Mosebenzi Zwane and Faith Muthambi, two ministers in former president Jacob Zuma’s Cabinet, are still living in their ministerial residences in Waterkloof, Pretoria.
Following recent mediation by Deputy President David Mabuza, the two wrote letters to Public Works Minister Thulas Nxesi asking permission to remain in their official residences until the end of this month.
The two former ministers were given their marching orders on February 21, when Cyril Ramaphosa took over as president. They were supposed to have moved out by the end of March.
A source in Parliament said Zwane had also initially refused to hand over his official vehicle.
“It’s meant to be used by his successor, but it took scores of phone calls and an ugly argument before his bodyguard handed over the key to the car,” said the source.
The two have for weeks ignored various letters delivered to the residences by officials from the department seeking clarity on when they would vacate the properties.
The situation became more problematic when Muthambi and Zwane’s successors, Public Service and Administration Minister Ayanda Dlodlo and Mineral Resources Minister Gwede Mantashe, were supposed to move into their new residences.
Both of the new ministers spend a significant amount of time in the capital. Dlodlo is currently locked in wage negotiations with trade unions in the public sector and Mantashe is attempting to finalise negotiations with the Chamber of Mines on a new Mining Charter.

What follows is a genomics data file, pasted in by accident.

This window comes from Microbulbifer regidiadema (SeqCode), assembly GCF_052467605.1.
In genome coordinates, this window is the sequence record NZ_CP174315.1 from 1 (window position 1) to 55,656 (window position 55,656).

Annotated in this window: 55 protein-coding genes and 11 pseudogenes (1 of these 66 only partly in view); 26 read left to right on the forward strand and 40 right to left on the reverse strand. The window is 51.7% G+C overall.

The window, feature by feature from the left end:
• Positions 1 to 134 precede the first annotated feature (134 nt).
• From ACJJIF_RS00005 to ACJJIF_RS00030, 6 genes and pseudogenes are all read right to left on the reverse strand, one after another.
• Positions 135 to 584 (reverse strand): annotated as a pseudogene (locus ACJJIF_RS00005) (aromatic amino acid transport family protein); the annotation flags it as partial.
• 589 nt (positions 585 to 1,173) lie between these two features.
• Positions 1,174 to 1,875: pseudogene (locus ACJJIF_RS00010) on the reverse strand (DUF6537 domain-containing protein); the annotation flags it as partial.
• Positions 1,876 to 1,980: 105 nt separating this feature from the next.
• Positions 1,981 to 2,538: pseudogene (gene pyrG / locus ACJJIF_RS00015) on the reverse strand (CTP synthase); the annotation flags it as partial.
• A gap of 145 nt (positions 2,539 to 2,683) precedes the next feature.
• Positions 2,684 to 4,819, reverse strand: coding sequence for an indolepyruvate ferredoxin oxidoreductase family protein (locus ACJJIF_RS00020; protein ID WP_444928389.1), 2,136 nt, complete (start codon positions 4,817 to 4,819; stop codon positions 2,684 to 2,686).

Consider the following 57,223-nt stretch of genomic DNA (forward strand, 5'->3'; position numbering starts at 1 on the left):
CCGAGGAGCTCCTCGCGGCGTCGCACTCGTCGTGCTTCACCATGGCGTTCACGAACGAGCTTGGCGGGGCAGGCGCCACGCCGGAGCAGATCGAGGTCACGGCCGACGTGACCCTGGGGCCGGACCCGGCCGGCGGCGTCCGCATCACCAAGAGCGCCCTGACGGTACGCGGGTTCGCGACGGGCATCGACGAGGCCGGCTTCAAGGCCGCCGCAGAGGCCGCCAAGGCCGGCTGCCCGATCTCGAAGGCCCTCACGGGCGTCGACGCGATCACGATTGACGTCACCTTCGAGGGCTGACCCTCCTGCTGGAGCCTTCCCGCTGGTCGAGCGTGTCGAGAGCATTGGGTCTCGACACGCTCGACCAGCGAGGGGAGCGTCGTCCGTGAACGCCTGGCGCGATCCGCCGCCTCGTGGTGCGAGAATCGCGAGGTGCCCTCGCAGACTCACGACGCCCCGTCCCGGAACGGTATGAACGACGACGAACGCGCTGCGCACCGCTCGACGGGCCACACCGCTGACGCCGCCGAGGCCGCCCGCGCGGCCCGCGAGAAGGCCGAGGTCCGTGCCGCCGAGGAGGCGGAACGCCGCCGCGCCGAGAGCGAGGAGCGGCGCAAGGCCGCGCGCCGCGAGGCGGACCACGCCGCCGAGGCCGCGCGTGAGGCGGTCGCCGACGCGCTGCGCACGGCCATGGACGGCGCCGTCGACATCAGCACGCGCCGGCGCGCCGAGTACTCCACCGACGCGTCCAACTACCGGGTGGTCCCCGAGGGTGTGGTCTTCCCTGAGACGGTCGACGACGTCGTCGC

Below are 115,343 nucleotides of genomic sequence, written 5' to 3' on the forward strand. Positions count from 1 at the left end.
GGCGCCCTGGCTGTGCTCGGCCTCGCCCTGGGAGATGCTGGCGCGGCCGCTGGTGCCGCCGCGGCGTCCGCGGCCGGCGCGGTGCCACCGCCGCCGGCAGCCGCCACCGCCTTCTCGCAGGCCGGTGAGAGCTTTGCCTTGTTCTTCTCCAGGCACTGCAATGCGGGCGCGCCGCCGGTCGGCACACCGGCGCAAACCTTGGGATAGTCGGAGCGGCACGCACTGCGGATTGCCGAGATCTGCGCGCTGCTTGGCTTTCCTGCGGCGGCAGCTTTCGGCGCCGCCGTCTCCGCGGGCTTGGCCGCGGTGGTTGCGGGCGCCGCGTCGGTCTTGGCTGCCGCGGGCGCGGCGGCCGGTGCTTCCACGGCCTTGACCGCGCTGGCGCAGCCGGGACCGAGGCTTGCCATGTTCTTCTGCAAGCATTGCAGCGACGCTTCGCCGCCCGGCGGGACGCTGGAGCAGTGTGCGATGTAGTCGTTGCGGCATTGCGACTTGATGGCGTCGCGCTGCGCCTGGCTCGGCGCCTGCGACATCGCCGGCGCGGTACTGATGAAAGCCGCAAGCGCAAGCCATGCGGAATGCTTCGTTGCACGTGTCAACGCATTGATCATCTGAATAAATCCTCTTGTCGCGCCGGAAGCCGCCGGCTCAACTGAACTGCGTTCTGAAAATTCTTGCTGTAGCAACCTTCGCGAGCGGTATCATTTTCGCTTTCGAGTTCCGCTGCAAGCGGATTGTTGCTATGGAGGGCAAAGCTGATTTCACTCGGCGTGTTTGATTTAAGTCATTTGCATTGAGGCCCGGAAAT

“It became an ugly thing. Eventually, Nxesi asked Mabuza and Jackson Mthembu, the ANC’s chief whip in Parliament, to get involved,” another source said.
Zwane and Muthambi are still MPs and are therefore answerable to Mthembu.
Mabuza’s office did not respond to questions sent by City Press’ sister newspaper Rapport, but the department of public works said it had received a letter from Zwane and Muthambi in which they asked if they could remain in their residences until the end of this month.
Since losing her position as minister, Muthambi has been appointed as a member of the portfolio committee on labour and has already attended some of the committee’s meetings.
- Following the publication of the story on Sunday in which we said that Public Service and Administration Minister Ayanda Dlodlo was using a state house in the ministerial estate in Brynitirion near the Union Buildings, it has since come to our attention that this is wrong. Minister Dlodlo indicated that she has never stayed in a government house in Pretoria and that she had no interest in doing so. “I have my own house in Johannesburg and the drive to Pretoria is less than an hour,” Dlodlo said. City Press regrets the error and apologises to Dlodlo for the inaccurate reporting.